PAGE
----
The injury statute in New York makes it clear that if both parties in an accident are at-fault, then the final compensation may decrease. This is comparative negligence. So, even if a driver hits you because they turned right in front of you, they could claim “I didn’t see them because of their clothes” and that might hold weight with the court. So what can you do?
One way to help stay safe – and protect any possible compensation — is to make sure that you’re as visible as possible. What you want is a bright lime-green vest or shirt. That color is right where the colors green and yellow merge into one another on the scale.
Just think about it. That shade of green is often used in logos and branded content. It also shows up on warning signs. Many firetrucks, which are traditionally painted red, are now in this green/yellow instead. The same is true for ambulances and other emergency vehicles.
That’s not to say that colors like red and orange don’t help. You just want to avoid black, gray and other colors that blend in. Anything bright can help. But, if you want to be as safe and as visible as possible, that green/yellow is the color that you want.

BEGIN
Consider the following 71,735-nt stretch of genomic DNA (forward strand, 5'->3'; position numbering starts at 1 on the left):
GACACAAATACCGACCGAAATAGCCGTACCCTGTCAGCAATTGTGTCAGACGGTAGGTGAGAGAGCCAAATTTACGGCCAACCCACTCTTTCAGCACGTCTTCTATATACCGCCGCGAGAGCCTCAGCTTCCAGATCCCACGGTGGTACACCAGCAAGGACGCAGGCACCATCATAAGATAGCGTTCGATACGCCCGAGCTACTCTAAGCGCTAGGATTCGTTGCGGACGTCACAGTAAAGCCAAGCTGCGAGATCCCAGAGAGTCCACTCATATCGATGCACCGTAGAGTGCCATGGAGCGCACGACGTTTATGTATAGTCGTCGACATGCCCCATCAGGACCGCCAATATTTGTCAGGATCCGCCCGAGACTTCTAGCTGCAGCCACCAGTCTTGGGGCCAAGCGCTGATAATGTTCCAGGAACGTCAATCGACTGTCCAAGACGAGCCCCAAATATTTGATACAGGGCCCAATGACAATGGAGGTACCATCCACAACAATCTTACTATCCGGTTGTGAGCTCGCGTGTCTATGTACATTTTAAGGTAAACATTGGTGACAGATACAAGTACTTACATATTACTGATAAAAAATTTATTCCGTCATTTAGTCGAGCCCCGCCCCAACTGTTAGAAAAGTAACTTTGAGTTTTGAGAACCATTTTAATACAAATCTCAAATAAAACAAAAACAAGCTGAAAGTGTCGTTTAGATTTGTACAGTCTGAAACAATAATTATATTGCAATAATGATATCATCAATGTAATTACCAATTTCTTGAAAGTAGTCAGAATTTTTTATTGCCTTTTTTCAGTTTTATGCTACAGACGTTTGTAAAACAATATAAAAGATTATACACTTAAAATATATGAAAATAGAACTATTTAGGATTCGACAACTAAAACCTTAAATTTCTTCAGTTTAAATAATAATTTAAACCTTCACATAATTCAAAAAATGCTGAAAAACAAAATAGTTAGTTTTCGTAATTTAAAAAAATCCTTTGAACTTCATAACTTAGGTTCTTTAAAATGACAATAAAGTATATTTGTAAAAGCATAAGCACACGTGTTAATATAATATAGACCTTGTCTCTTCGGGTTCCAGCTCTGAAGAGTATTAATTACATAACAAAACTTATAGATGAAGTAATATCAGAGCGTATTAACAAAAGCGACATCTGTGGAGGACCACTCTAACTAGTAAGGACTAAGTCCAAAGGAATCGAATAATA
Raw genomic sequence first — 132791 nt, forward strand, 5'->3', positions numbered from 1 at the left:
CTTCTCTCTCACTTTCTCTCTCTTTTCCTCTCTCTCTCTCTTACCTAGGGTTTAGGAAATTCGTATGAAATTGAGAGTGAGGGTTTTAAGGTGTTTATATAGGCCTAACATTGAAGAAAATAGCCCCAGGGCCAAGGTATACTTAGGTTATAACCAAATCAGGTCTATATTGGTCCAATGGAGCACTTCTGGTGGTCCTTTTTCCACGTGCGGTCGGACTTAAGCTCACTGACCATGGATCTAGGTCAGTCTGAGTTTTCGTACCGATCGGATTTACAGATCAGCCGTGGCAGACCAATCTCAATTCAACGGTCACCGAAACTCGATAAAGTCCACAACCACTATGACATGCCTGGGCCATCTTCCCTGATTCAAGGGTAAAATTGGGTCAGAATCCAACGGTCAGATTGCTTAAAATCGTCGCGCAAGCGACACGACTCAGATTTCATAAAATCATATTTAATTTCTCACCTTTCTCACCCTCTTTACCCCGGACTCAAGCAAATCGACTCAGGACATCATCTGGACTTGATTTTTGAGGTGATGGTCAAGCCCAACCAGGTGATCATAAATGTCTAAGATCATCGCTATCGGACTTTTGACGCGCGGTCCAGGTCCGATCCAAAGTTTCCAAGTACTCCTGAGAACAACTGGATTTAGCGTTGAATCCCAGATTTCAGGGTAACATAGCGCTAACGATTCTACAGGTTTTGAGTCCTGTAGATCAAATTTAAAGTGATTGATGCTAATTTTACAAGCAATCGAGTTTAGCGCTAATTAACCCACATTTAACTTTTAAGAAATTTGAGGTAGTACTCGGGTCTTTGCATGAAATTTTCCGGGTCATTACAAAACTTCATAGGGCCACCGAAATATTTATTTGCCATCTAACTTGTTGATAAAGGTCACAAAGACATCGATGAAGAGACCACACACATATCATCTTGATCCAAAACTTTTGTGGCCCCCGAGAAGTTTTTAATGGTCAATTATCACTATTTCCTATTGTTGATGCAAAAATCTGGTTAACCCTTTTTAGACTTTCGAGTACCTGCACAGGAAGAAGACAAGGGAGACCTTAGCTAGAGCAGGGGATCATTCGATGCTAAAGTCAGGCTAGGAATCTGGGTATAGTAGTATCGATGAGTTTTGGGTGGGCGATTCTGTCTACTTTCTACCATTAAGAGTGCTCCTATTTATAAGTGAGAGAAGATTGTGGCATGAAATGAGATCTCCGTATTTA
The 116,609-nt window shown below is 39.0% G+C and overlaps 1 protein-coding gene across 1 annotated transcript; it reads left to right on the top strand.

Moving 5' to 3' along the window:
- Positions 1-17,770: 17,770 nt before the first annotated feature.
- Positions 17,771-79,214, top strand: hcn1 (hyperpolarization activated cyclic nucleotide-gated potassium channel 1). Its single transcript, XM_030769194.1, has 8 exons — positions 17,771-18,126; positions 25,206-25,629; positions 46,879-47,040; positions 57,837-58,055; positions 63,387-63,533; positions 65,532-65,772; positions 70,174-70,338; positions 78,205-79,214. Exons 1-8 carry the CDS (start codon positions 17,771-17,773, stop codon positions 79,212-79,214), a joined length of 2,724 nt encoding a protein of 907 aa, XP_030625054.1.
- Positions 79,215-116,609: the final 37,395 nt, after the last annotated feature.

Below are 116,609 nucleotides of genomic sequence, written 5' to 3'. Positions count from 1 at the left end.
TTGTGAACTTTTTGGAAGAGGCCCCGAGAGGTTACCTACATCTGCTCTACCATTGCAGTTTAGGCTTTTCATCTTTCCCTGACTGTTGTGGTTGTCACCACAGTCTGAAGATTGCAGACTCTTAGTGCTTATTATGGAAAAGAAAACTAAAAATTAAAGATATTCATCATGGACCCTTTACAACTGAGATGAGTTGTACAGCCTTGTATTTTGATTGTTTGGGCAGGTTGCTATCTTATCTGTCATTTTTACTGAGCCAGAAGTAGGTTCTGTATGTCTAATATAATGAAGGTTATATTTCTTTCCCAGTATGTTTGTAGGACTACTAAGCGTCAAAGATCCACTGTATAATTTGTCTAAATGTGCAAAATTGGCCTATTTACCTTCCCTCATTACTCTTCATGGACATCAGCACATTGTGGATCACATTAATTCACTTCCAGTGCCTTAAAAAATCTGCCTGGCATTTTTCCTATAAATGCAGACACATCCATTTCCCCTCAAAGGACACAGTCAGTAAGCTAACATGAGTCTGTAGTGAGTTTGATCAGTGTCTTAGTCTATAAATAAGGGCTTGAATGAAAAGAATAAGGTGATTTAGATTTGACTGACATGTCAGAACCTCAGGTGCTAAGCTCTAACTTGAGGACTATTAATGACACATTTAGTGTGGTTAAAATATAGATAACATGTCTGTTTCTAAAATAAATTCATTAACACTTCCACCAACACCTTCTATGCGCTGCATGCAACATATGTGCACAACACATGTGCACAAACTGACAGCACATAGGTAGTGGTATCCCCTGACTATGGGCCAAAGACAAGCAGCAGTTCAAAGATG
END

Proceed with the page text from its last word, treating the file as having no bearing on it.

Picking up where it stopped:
Bicycles have a special vulnerability
Of course, even wearing the right colors doesn’t mean you won’t get injured when a driver makes a mistake, and you need to understand your legal options if it happens.
With spring on its way, we’re entering heavy weather season. That brings additional hazards to your driving, as weather events can have a major impact on your crash risk.
According to the Federal Highway Administration, nearly 21% of all crashes occur in adverse weather conditions, such as rain, sleet, fog, ice, snow or high winds. About 5,000 people are killed and approximately 418,000 are injured each year, on average, due to bad weather conditions.
Does bad weather exonerate bad drivers? Not at all. Although weather conditions can be challenging, they create the same known hazards over and over. Drivers have a legal responsibility to drive safely for the conditions, no matter what they are. There are reliable techniques for driving safely, no matter the conditions.